Dakich’s Dilemma

Dan Dakich watched in dismay as his BGSU men’s team suffered through an eight-game losing streak to end its worst season in 20 years.

During that span he dealt with a team that had seemingly burnt itself out with several close defeats and off-court drama.

But as painful as the final month was for Dakich, it didn’t compare to the way he felt two weekends ago when watching the final three rounds of the Mid-American Conference tournament on TV.

“I hate not playing when other people are playing,” Dakich said Thursday in his office on the second floor of Anderson Arena.

And he wasted no time in making sure the University has a court side seating arrangement for the bulk of next year’s league tournament. March 7, the day after the Falcons were eliminated from the MAC tournament in a 77-52 opening round loss to Toledo, Dakich packed his bags and hit the recruiting trail, attempting to erase this year’s debacle from memory.

“The basketball program had a bad year, but I believe it’s as much on the upswing as anytime that I have been here,” he said.

And in his case, it better be. He’ll enter the final season of a five-year contract having done little recently to warrant an extension. His future could rest heavily on the senior leadership of John Floyd, Patrick Phillips, Matt Lefeld and Martin Samarco. Historically, when Dakich has had a senior-laden team, its been successful. This year, though, the team had just one in Mawel Soler, who never asserted himself in a leadership capacity.

“I think we have a good nucleus coming back, and I’m really excited about our team,” he said. “I think we’re headed absolutely in the right direction without question.”

But losing players from the program remains an epidemic for the Falcons. Back-up point guard Perrick “Moon” Robinson recently became the 13th player to leave early under Dakich’s watch, and Steven Wright, the team’s second leading scorer this year, walked out following a home loss to Kent State on Feb. 21.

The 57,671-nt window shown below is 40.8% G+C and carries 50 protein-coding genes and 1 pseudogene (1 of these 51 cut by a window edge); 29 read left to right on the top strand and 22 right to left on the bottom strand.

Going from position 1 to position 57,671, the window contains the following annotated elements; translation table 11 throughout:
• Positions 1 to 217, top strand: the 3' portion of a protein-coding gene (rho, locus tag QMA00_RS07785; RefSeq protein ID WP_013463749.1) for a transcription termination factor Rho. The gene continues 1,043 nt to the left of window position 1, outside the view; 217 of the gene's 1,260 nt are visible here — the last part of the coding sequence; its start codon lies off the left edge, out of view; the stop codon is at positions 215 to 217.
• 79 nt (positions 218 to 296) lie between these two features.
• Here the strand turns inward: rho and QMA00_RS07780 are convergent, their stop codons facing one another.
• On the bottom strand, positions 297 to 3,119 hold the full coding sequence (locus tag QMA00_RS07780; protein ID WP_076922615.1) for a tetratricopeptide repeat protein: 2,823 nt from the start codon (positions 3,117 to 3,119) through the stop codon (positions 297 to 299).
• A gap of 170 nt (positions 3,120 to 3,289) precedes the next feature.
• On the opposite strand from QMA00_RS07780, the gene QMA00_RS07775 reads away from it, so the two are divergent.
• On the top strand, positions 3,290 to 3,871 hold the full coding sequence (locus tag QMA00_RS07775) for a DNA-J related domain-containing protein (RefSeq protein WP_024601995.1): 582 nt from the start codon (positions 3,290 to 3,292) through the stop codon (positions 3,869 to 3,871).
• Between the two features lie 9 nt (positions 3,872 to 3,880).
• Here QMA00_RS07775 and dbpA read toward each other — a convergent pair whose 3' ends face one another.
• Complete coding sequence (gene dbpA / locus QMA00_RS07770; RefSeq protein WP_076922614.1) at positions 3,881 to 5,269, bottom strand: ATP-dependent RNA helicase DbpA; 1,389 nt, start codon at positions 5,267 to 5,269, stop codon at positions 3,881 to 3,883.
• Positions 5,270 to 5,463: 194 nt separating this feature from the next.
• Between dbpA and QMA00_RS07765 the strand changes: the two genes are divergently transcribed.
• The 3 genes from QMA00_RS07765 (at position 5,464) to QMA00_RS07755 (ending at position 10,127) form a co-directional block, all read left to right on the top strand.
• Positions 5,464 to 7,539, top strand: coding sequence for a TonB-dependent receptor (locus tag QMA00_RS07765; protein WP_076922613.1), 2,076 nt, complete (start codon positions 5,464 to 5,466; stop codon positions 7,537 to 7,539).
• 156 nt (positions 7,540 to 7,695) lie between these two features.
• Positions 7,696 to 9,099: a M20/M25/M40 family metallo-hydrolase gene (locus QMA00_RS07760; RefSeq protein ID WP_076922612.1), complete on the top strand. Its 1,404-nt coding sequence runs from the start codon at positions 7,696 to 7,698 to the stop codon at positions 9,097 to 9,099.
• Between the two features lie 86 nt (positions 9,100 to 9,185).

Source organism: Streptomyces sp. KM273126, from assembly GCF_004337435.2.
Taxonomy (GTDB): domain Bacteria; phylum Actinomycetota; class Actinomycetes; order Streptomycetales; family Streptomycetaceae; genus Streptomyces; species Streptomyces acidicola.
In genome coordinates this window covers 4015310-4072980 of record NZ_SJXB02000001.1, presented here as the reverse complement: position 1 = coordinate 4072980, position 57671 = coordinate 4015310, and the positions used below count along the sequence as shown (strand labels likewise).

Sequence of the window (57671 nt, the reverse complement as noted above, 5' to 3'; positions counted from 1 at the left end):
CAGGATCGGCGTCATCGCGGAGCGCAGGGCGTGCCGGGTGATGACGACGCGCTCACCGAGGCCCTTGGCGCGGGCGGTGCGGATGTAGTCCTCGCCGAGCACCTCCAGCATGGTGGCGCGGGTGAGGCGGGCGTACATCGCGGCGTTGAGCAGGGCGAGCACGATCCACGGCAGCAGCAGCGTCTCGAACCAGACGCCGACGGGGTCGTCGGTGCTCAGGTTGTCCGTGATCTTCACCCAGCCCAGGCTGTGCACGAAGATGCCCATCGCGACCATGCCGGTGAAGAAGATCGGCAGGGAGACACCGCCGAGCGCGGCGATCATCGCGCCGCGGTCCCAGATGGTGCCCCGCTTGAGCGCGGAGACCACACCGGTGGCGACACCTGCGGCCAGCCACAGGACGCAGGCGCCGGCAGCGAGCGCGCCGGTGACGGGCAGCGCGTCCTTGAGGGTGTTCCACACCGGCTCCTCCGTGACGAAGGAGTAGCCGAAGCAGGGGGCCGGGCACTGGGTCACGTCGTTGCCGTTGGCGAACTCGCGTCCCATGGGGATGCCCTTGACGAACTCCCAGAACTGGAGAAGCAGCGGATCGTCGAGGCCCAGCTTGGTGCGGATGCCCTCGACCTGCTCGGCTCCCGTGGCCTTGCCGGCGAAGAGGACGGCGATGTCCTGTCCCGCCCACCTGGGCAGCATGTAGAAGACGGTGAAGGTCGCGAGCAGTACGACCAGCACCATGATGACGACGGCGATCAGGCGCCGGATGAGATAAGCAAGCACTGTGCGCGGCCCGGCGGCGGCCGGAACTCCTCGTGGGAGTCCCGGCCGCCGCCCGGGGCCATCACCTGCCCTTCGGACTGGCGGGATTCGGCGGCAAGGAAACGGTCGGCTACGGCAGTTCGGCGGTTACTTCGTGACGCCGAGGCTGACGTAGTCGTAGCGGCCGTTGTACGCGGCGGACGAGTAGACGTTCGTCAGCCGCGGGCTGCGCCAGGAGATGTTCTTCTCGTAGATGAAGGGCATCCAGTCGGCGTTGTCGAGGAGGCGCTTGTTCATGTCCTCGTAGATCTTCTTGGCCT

Dakich and Wright have not spoken since that interaction, when according to Dakich, Wright said, “No offense to you coach,” before leaving Dakich’s office.

When asked if there’s a chance Wright will return to the team, Dakich’s response indicated that there could be a chance for reconciliation between the two, but the first step has yet to be made.

“I’ve had a lot of talks with Steve, father to son, but I have not talked to him since he left,” Dakich said. “I love the kid. I think that everybody involved in the basketball program has really tried to help Steve, and I still love Steve on a personal level.”

Dakich understands how problematic it can be to a team’s growth when players routinely leave a program, but he’s also quick to note that many players have migrated to BG after having falling outs with their former team. Dakich is already getting inquires from potential transfers who could eventually end up at BGSU next fall. Floyd and Samarco both began their careers elsewhere, and Nate Miller, who Dakich raves about, came in from UNC-Wilmington in January and will be eligible for the spring semester.

Dakich is hoping Miller and Lionel Sullivan, who was academically ineligible this year, will grow to become impact post players. They’ll be joined by fellow first-year players Ryan Sims, a 6-1 point guard from Fort Wayne, Ind., and Marc Larsen, a 6-9 forward from Mattawan,

Mich., both whom will graduate from high school this spring. Dakich also intends to sign two more players via transfer, or from the ranks of high school, prep school or junior college. National Signing Day is April 15, but Dakich will take as much time necessary to find players he believes will address the team’s needs.

“We want to bring in two kids that can help next year’s group,” he said.

And next year’s group certainly isn’t short on potential. Samarco was the second leading scorer in the MAC, and Lefeld showed steady improvement despite chronic foot problems. Freshmen Darryl Clements and Brian Moten played valuable minutes as the season progressed, and classmate Erik Marschall has the potential to dominate games down the road.

Like their coach, the Falcons have already begun to put this year behind them in hopes of significantly improving on a 9-21 record and last place finish in the MAC East. They’ve been seen shooting around at Anderson, and Dakich is confident this year’s failures will provide plenty of motivation for the team.

“I’m hoping these guys understand you went through a really tough time, it didn’t kill you,” he said. You have two choices, you can quit or you can work harder at it.”